Life Extension Magazine®

Issue: Jun 2005

Why Sunscreens Do Not Fully Prevent Skin Cancer

Misconceptions about sunscreens may be contributing to the epidemic of deadly skin cancers. Learn why most sunscreens do not protect against melanoma, and how topically applied antioxidants help guard against damaging sunrays.

By Dale Kiefer.

For decades, the public has been told that sunscreens help guard against skin cancer.

One would think that a lotion that reduced solar ray penetration would be protective. Recent scientific studies, however, suggest that sunscreen use may not reduce the risk of melanoma, the deadliest of skin cancers.1

Commercial sunscreens fail to adequately protect the skin because they have little impact on reducing the free radicals generated in response to solar radiation exposure. One study showed that an SPF 20 sunscreen provided a “free radical protection factor” of only 2!2 In other words, while sunburn-inducing ultraviolet-B rays can be blocked, other kinds of solar radiation continue to inflict DNA damage that can result in skin cancer.2,3 These same free radicals also contribute to skin aging.3,4

Since 1983, the Life Extension Foundation has maintained that it takes more than conventional sunscreens to protect the skin from DNA-damaging solar rays. The encouraging news is that an abundance of newly published data provides a basis for enhanced skin protection against ultraviolet light that greatly exceeds what is available in commonly used over-the-counter sunscreens.

Considering that skin cancer (malignant melanoma, basal cell carcinoma, and squamous cell carcinoma) is the cancer with the highest incidence worldwide, those who follow obsolete recommendations are setting themselves up for lethal disease or premature aging of the skin.5

In this article, Life Extension challenges conventional wisdom about how you can protect yourself against damaging solar rays. Alternatives to outmoded, topical sun-blocking agents are provided.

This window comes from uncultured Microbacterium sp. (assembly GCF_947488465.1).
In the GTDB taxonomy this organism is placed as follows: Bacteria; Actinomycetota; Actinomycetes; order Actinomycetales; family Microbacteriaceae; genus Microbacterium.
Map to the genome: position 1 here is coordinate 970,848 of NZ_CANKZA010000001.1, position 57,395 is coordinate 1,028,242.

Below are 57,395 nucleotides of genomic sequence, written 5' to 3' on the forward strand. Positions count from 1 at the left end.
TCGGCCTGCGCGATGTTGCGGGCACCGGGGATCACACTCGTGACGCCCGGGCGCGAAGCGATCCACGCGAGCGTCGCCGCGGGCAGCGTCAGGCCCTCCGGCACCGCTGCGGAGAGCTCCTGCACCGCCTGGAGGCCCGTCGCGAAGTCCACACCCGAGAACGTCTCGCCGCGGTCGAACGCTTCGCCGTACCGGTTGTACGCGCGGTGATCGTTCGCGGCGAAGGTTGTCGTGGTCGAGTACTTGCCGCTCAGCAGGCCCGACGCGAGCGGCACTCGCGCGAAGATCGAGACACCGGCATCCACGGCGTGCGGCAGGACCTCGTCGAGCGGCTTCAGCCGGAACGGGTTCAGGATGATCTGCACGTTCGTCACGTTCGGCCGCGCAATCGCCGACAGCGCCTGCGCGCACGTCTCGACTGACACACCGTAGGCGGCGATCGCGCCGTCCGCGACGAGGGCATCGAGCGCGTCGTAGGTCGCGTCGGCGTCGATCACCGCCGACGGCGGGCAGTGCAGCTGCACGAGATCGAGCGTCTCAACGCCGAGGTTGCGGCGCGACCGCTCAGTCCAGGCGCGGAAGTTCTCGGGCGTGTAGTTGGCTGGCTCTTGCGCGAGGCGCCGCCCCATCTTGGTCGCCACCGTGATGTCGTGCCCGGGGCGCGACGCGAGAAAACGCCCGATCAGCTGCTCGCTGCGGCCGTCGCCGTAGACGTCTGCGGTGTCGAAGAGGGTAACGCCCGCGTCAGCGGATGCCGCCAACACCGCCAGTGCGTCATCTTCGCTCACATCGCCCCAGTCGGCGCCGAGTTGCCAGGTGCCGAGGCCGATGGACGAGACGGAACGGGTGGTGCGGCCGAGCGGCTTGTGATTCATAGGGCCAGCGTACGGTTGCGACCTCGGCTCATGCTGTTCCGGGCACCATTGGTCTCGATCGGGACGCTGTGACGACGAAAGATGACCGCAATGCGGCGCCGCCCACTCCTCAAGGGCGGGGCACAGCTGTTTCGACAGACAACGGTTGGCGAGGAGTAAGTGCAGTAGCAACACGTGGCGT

Misconceptions can be deadly. If you think you can safely lie out in the sun as long as you are covered with a commercial sunscreen, the science indicates you are mistaken. Increasingly, studies suggest that no commonly available sunscreen prevents photodamage.3

Even if you choose to avoid sunbathing, typical everyday exposure (30 four-minute exposures over the course of a week) is equivalent to spending over two hours every week at the beach. In fact, everyday sun exposure is a causative factor in skin aging.2,4

With the onset of the long, sunny days of summer and the ongoing depletion of the Earth’s protective ozone layer, protecting your skin against solar radiation should be a priority. As the incidence of skin cancers and premature aging of the skin continues to increase to epidemic levels, taking aggressive steps to guard against sunlight-induced free radicals is of paramount importance.

An estimated 90% of all skin cancers result from long-term exposure to UV radiation from the sun.6 Fair-skinned Caucasians and redheads, usually of northern European descent, are at highest risk of suffering UV-induced damage.

Melanoma Incidence Rising

Melanoma is highly treatable when detected and treated early. It is also largely preventable, if you scrupulously avoid sun exposure throughout your life. However, studies show that Americans have received up to 50% of their lifetime dose of UV radiation by the time they reach the age of 21.7 If you are of Caucasian descent and a certain age, you likely are at increased risk of developing this dangerous cancer of the skin’s pigment cells, which are known as melanocytes.